The U.S. Food and Drug Administration recently ordered Jensen’s Old Fashioned Smokehouse Inc., a processor of smoked fish products in Seattle, Wash., to stop processing, preparing, packing, holding and distributing any food at or from its facility.
The order follows the FDA’s analysis of environmental samples collected during its most recent inspection of the company’s facility, which confirmed the presence of Listeria monocytogenes (L. mono) in the facility, including in food processing and storage areas.
Jensen’s Old Fashioned Smokehouse Inc. is subject to a consent decree of permanent injunction, which was entered by the United States District Court for the Western District of Washington in 2001. Under the terms of the consent decree, the company agreed to comply with requirements to control food safety hazards and ensure that its products are not adulterated.
The findings of the FDA’s most recent inspection establish that food in the company’s facility is adulterated and led the FDA to issue the order to cease operations under the terms of the consent decree.
In order to resume operations, Jensen’s must meet several requirements, including thoroughly cleaning and sanitizing the facility and hiring an expert to develop a Sanitation Standard Operating Procedure and an environmental microbial monitoring program for L. mono. Jensen’s must also test representative samples of all vacuum-packaged smoked fishery products on hand at the company for L. mono and provide the results to the FDA.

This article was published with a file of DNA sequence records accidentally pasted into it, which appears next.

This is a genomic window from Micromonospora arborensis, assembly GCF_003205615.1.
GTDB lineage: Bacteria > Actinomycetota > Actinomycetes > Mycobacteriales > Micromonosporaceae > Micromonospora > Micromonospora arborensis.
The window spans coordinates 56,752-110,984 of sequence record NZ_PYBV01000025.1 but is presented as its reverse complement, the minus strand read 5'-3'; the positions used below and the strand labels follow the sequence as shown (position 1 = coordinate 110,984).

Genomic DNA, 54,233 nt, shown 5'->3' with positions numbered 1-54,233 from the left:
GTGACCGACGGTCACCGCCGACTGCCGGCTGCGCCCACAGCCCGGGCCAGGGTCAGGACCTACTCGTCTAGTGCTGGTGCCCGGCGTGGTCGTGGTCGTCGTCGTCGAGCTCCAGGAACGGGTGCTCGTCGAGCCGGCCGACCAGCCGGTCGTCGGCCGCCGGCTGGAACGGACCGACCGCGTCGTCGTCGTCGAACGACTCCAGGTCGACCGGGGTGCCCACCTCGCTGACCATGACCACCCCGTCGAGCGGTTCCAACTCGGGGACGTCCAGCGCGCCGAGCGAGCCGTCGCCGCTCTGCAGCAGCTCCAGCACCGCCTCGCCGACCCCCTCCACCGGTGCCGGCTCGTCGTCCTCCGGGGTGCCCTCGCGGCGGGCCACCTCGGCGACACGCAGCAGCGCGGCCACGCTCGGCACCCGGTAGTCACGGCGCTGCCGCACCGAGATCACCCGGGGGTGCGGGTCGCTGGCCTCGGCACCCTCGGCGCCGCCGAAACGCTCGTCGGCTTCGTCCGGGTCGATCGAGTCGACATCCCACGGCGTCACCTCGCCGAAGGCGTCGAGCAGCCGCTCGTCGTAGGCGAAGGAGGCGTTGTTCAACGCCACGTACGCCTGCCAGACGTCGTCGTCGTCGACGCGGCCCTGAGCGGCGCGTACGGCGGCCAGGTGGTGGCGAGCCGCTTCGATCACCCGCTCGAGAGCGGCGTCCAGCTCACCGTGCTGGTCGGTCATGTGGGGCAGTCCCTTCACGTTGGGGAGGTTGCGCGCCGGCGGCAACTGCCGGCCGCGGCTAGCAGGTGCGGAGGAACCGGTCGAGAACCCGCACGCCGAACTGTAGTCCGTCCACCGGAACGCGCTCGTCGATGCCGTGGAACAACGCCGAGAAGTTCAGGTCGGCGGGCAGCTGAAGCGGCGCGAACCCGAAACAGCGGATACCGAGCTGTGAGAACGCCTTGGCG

Jensen’s processes smoked fish products and distributes or sells them in its retail store, online and through other businesses in Washington, Oregon and California.
Listeria can cause a serious illness called listeriosis, which can be fatal, especially in certain high-risk groups. These groups include older adults, people with compromised immune systems and certain chronic medical conditions (such as cancer) and unborn babies and newborns. In pregnant women, listeriosis can cause miscarriage, stillbirth and serious illness or death in newborn babies, though the mother herself rarely becomes seriously ill.